There’s a lot riding on your axles… literally. There are all kinds of variables at work here… one of the more misunderstood is axle type. There are two styles of axles used in the rear of light-duty, four-wheel-drive trucks and SUVs; semi-float and full-float.
Understanding Semi-Float Axles
A semi-float axle features splines on its inner end to connect with the differential carrier. It rides on an outer bearing, which supports the weight of the vehicle. In semi-float applications the wheel is bolted directly to the axle via a flange-and-wheel-stud setup.
Understanding Full-Float Axles
A full-float axle does not carry the load of the vehicle and does not have the wheel bolt directly to it. In this design wheel attachment is accomplished with a wheel hub. The hub is attached to a spindle that is that is amounted to the outer axle housing tube. The wheel hub is suspended via multiple tapered roller bearings. These component parts support the weight of the vehicle.
Pros & Cons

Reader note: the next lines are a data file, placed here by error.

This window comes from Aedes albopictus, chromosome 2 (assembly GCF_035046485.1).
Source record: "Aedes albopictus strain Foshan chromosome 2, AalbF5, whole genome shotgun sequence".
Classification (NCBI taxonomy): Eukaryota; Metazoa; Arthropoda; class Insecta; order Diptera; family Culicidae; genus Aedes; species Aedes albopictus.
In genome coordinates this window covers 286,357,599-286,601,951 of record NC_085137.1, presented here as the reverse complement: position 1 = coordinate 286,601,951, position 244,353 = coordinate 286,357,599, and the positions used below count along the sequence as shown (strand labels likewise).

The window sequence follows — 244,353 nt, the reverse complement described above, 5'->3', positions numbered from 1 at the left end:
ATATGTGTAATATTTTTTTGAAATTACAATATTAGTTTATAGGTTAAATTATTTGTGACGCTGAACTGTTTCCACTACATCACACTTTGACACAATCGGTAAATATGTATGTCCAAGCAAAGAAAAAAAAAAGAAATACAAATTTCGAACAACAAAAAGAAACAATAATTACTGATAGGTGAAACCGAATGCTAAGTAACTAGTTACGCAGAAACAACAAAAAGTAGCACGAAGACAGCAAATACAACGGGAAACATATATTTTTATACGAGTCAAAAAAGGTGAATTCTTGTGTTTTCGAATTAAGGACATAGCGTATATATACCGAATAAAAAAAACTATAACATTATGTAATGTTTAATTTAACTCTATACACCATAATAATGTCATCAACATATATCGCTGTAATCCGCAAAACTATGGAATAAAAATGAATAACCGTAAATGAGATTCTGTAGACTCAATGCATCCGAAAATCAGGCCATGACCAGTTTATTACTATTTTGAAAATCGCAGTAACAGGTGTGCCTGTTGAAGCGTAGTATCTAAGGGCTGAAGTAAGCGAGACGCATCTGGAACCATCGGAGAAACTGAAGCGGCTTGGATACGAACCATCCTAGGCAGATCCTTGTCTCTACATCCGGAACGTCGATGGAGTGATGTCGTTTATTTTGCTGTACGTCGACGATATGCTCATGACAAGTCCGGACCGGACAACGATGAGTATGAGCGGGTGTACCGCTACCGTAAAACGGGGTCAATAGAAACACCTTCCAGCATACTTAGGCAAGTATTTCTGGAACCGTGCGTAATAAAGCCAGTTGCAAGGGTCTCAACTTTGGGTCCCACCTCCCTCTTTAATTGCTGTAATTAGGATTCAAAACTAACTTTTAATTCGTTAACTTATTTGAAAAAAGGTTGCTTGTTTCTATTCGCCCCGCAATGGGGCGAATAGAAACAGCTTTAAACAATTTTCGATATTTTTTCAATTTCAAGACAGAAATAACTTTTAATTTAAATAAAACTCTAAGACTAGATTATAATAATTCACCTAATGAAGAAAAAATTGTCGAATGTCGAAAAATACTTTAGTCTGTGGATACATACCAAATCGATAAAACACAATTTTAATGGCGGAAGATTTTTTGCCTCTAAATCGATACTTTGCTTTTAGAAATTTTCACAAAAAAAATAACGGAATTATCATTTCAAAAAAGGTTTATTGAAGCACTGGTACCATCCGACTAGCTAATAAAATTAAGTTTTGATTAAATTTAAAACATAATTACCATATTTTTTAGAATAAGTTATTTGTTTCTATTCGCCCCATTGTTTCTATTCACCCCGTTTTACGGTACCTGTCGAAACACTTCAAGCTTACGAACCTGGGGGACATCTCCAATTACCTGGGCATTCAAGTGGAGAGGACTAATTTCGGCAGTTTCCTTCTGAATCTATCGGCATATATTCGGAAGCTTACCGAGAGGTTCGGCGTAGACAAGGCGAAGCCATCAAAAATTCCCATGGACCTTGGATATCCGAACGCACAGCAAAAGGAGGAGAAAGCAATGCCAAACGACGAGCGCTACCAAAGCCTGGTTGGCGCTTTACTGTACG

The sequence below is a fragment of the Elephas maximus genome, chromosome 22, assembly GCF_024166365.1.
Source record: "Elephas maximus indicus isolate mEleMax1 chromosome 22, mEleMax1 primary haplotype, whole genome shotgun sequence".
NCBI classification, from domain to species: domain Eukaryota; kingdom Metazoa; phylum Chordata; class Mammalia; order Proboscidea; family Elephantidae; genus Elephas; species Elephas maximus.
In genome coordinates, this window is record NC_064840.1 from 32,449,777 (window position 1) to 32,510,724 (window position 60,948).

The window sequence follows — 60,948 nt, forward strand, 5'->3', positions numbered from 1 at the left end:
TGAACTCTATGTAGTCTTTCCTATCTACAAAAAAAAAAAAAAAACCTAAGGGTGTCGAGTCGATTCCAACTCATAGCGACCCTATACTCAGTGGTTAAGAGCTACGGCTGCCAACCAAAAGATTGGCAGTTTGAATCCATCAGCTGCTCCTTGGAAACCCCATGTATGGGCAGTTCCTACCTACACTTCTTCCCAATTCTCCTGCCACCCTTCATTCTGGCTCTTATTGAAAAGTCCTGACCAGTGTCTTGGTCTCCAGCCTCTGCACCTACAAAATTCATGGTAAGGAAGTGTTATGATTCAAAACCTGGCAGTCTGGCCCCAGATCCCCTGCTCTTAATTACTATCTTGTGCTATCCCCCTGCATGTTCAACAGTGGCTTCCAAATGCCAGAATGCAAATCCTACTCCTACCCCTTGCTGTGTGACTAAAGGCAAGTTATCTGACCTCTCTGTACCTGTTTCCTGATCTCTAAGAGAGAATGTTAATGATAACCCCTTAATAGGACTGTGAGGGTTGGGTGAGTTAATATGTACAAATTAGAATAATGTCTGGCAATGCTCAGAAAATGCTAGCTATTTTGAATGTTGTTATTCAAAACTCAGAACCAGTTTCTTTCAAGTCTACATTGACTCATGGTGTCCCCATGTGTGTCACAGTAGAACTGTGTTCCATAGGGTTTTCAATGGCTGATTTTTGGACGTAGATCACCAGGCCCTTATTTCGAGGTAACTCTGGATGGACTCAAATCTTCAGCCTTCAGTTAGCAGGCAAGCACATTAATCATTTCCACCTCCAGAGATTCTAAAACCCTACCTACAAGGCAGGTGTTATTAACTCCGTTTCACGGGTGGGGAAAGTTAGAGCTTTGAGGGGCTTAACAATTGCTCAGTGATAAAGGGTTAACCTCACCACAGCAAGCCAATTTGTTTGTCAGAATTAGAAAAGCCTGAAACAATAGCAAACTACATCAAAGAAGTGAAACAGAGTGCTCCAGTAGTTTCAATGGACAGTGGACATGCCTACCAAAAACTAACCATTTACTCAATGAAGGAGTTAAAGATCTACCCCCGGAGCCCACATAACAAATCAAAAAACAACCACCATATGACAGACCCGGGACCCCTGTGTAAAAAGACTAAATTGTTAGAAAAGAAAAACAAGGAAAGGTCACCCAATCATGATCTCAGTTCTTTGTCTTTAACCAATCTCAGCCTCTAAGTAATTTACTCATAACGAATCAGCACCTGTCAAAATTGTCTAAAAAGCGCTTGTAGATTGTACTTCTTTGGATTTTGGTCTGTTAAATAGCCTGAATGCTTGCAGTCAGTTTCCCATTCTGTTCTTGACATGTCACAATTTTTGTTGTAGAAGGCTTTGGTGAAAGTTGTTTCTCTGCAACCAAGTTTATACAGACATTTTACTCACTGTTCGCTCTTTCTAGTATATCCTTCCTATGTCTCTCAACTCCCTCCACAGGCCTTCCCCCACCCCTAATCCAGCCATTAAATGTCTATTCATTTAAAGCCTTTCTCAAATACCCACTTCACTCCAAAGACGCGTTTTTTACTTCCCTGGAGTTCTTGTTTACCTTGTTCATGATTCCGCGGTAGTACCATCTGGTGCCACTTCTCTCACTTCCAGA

Size being equal, full-float axles are significantly stronger than semi-float axles. This added strength translates into higher load capacity which is advantageous when towing or during hardcore off-roading, especially on rigs with big-tire upgrades. If you go too extreme and break an axle on the trail, full-float axles can be removed while keeping the wheel attached and capable of rolling because the wheel does not rely on the axle for its ability to rotate, its wheel hub is completely independent of the axle shaft as it’s mounted to a spindle that’s fitted to the outer end of the housing.. no axle, no problem.
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